Blood mercury level and blood pressure among US women: results from the National Health and Nutrition Examination Survey 1999-2000

Environ Res. 2005 Feb;97(2):195-200. doi: 10.1016/j.envres.2004.05.001.


Exposure to mercury has been linked to elevations in blood pressure (BP), though few data are available. We examined the cross-sectional relationship between blood mercury concentration and BP in a representative US sample of 1240 women, aged 16-49 years, from the National Health and Nutrition Examination Survey 1999-2000. We found no association overall between mercury and BP in multivariate models. We stratified our data by dietary fish intake (presumably reflecting the consumption of long-chain n-3 fatty acids that may reduce BP) resulting in 759 fish consumers and 481 non-fish consumers. We found that for each 1.3 microg/L (interquartile distance) increase in mercury, systolic BP significantly increased by 1.83 mm Hg (95% CI: 0.36, 3.30) among non-fish consumers. A similar pattern was seen for diastolic BP, although it was non-significant. While an adverse effect of mercury exposure at background levels on BP was not present overall, an adverse association was present among non-fish-consuming young and middle-aged women.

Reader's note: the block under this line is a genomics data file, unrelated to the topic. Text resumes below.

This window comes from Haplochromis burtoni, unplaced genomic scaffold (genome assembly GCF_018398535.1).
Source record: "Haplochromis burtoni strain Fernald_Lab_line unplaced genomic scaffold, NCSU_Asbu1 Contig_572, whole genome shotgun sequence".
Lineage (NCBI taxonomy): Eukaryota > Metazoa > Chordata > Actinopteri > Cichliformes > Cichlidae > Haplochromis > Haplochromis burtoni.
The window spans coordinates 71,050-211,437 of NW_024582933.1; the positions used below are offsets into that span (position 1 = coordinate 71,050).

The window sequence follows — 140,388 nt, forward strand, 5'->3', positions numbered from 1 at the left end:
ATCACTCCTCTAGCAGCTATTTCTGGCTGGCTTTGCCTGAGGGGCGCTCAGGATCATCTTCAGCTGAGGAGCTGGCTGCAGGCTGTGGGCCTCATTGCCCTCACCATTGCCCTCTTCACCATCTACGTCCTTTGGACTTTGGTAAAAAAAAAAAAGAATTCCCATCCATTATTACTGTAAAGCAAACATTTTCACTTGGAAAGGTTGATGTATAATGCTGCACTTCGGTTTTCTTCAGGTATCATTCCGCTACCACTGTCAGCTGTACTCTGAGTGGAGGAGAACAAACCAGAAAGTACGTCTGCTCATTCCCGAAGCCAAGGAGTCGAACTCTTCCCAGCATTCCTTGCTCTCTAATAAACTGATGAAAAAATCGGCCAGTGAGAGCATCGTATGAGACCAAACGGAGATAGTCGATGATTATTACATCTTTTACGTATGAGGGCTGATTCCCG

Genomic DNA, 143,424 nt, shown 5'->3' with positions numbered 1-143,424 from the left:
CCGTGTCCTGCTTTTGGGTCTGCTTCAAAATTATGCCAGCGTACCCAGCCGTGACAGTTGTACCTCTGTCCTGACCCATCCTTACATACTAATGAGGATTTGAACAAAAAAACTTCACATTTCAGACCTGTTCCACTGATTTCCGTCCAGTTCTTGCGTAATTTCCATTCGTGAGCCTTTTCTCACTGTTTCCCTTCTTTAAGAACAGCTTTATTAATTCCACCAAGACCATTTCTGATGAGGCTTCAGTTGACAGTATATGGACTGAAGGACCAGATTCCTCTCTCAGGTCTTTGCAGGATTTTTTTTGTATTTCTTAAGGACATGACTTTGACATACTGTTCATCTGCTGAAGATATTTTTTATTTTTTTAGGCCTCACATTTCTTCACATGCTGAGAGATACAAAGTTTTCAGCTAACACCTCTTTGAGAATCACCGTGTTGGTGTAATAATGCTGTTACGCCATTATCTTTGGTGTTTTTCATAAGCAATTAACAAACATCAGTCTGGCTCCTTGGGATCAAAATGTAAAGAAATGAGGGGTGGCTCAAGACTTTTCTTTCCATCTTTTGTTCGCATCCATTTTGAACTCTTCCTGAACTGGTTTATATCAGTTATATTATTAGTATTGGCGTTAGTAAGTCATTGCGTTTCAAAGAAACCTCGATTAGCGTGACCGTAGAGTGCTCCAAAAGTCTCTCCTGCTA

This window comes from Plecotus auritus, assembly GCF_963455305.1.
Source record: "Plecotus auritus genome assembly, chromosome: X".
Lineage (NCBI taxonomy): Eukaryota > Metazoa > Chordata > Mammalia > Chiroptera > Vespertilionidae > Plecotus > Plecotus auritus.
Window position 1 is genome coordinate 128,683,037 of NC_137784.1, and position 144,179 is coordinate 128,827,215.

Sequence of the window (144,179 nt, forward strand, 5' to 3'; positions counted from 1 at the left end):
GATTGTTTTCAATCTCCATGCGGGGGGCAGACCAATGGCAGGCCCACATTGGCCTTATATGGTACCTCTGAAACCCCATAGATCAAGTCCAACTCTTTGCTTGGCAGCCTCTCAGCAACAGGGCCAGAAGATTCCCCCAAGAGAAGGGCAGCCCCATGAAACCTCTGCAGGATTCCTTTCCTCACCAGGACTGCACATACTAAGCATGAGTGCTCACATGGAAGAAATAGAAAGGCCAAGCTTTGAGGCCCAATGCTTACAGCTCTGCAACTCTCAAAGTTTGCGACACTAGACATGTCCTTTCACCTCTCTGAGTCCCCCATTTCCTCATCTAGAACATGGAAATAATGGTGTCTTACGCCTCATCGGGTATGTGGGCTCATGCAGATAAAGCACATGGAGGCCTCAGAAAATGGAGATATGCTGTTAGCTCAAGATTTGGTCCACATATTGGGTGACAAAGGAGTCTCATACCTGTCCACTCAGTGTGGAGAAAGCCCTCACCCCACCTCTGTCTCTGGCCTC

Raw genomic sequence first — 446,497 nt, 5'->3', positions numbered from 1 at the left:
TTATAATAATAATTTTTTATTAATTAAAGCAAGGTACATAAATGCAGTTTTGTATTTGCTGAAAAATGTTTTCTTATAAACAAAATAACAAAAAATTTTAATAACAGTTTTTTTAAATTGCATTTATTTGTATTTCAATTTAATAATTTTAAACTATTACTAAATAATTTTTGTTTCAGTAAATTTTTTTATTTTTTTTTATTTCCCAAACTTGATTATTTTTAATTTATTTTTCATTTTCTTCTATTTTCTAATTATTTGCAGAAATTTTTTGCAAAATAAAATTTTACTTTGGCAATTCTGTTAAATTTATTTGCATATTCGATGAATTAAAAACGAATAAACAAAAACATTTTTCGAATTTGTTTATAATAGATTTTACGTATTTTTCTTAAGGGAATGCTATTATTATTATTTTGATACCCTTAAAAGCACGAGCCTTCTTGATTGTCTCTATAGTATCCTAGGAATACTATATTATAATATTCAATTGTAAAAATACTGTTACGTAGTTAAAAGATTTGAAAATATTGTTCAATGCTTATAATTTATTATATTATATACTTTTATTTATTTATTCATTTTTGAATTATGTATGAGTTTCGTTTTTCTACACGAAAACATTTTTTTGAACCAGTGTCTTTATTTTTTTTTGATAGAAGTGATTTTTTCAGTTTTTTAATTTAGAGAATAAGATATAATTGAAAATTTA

MeSH terms

  • Adolescent
  • Adult
  • Animals
  • Blood Pressure*
  • Cross-Sectional Studies
  • Female
  • Fishes*
  • Food Contamination*
  • Humans
  • Mercury / blood*
  • Middle Aged
  • Nutrition Surveys
  • United States / epidemiology


  • Mercury